The same androgens also inhibit the production of sex hormone-binding globulin in the liver, indirectly increasing levels of free oestrogen in the bloodstream as well. Locally, elevated androgen levels in the ovary exert a direct inhibitory effect on follicular maturation. In conjunction with the diminished but steady presence of FSH, the follicles continue to develop without ever maturing. Thus, numerous follicles are present in the polycystic ovary and show varying phases of development and atresia.

Pcos and Insulin Resistance
PCOS is a hormonal imbalance linked to the way the body processes insulin after it has been produced by the pancreas to regulate blood sugar. The underlying cause of PCOS, Insulin Resistance, has many factors that contribute to its presence in the body. In essence, our environment and lifestyles have evolved too rapidly for our bodies to keep pace. We are still genetically “wired” to thrive on the entrenched habits of our ancestors, who consumed different, nutrient-rich foods, a diet low in carbohydrates and who sustained greater levels of movement and exercise. Some people may also have a genetic predisposition to Insulin Resistance, while others develop the condition through high stress and unhealthy lifestyles.

Over time, the above factors have damaged the complex ability of the body’s cells to properly utilize insulin to convert glucose to energy.

This process creates Insulin Resistance, which causes PCOS in two distinct ways. '

Insulin Resistance vastly reduces the number of insulin receptor sites or doorways on the walls of your cells. The average healthy person has some 20,000 receptor sites per cell, while the average overweight individual with PCOS can have as few as 5,000. If you have too few receptor sites, glucose bounces off the cell wall, instead of passing through the insulin door to be burned as energy. With the cell door almost closed to it, glucose remains in the blood stream, causing elevated levels of blood sugar, which are sent to the liver. Once there, the sugar is converted into fat and stored via the blood stream throughout the body. This process can lead to weight gain and obesity, key factors in creating PCOS, which is also referred to as Polycystic Ovarian Disease or PCOD.

The second
way that Insulin Resistance causes PCOS is by raising insulin levels in the blood stream. Unhealthy lifestyles and genetic conditions cause the pancreas to overproduce insulin. The cell is, in turn, overwhelmed by this excess insulin and protects itself by reducing the number of its insulin receptor sites. This process leaves too few sites for insulin to carry out its normal function, which is to attach itself to the cell wall and act as a key in a lock allowing glucose to pass through the cell wall and be converted into energy. The vastly-reduced number of receptor sites in Insulin Resistant people causes an excess of insulin “rejected” by the cell to free-float in the blood stream, creating unbalanced hormone levels in PCOS sufferers. Excess insulin stimulates the ovaries to produce large amounts of the male hormone testosterone, which may prevent the ovaries from releasing an egg each month, thus causing infertility. High levels of insulin also increase the conversion of androgens (male hormones) to estrogens (female hormones), upsetting a delicate balance between the two and having a direct effect on weight gain and the formation of cystic follicles or ovarian cysts.PCOS….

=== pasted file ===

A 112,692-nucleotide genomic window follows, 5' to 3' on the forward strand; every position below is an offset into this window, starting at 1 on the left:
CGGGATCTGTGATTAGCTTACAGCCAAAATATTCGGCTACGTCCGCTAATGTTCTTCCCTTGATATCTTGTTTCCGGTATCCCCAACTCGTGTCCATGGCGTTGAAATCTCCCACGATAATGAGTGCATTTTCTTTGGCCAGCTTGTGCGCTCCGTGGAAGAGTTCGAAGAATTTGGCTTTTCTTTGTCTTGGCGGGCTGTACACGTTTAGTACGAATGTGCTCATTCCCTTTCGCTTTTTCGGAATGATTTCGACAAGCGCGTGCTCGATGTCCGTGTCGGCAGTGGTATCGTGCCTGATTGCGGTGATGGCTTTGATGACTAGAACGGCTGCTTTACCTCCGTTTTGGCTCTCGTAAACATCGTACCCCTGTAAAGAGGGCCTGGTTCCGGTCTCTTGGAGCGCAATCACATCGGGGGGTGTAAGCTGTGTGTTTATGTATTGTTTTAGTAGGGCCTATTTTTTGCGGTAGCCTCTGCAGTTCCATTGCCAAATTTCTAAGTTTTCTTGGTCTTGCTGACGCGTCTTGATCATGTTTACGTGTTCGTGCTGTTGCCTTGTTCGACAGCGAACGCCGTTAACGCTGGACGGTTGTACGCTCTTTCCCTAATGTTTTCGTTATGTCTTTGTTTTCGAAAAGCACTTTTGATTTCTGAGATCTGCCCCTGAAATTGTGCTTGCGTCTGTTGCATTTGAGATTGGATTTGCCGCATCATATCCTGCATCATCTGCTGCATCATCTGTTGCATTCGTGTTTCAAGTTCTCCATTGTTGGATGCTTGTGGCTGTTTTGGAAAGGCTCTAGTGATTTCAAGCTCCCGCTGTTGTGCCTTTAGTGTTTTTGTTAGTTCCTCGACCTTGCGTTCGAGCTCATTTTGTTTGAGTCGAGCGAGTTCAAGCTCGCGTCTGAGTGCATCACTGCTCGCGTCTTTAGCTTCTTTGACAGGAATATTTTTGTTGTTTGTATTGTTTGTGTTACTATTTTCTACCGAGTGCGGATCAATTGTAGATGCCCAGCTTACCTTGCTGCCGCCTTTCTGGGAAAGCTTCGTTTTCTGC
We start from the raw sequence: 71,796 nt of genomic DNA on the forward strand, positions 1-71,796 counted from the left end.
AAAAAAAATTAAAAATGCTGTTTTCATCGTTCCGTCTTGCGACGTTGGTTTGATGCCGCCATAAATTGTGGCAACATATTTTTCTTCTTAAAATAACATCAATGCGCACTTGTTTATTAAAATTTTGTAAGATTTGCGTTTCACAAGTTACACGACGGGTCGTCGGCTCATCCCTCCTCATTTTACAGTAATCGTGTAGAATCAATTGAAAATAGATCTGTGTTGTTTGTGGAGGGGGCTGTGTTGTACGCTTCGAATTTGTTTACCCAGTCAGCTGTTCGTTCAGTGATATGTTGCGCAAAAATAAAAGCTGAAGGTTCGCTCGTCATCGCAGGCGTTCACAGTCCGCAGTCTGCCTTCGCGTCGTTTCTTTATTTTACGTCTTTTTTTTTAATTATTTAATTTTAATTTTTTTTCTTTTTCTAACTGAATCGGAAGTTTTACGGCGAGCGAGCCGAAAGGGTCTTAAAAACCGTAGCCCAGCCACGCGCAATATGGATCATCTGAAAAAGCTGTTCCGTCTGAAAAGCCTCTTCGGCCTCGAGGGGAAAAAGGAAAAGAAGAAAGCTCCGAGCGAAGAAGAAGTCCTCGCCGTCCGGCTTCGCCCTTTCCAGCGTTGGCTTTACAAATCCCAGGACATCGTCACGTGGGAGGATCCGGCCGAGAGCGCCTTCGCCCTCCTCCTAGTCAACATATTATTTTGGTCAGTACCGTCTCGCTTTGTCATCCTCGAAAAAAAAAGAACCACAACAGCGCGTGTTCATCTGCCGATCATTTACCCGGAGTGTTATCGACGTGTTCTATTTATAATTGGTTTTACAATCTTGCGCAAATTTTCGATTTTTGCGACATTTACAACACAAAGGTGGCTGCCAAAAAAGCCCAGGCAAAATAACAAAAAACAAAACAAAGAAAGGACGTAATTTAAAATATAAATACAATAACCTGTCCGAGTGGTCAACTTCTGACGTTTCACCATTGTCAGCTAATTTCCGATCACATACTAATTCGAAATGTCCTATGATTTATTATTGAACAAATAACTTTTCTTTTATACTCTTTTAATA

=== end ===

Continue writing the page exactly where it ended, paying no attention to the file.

Clinical features
-Period irregularities and infertility

-Most patients in whom polycystic ovaries syndrome is ultimately diagnosed initially present with amenorrhoea, irregular menses or infertility.

-Although most patients present in their 20s or 30s, polycystic ovarian disease can affect females of any age, from menarche to menopause. Findings in almost 75% of patients meet the imaging studies like USG,CT,MRI criteria for polycystic ovary syndrome. Primary amenorrhoea is a well known but uncommon presentation.

-Although infertility is the most common presentation, polycystic ovaries syndrome may be associated with obesity and insulin resistance, among other symptoms. A number of patients are identified only when they present with unrelated complaints. These patients may believe that the symptoms associated with the syndrome are not of sufficient clinical significance to warrant medical attention.

-A second population of patients presents with systemic signs of androgen excess, namely, hirsuitism, acne, or male-pattern baldness. In approximately one half of the patients, sonograms show polycystic ovaries.

-Additionally, a significant number of patients with unrelated complaints are incidentally found to have polycystic ovaries. Further detailed clinical evaluation reveals that approximately one half of the patients in this group have typical signs and symptoms of the syndrome (i.e., hirsutism, acne, infertility) and that one-quarter have related symptoms such as obesity, irregular menses, or insulin resistance. The remaining one-quarter of the patients may not have any clinically evident abnormality

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Disclaimer: These articles is for information only and should not be used for the diagnosis or treatment of medical conditions. we used all reasonable care in compiling the information but make no warranty as to its accuracy. Consult a doctor or other health care professional for diagnosis and treatment of medical conditions.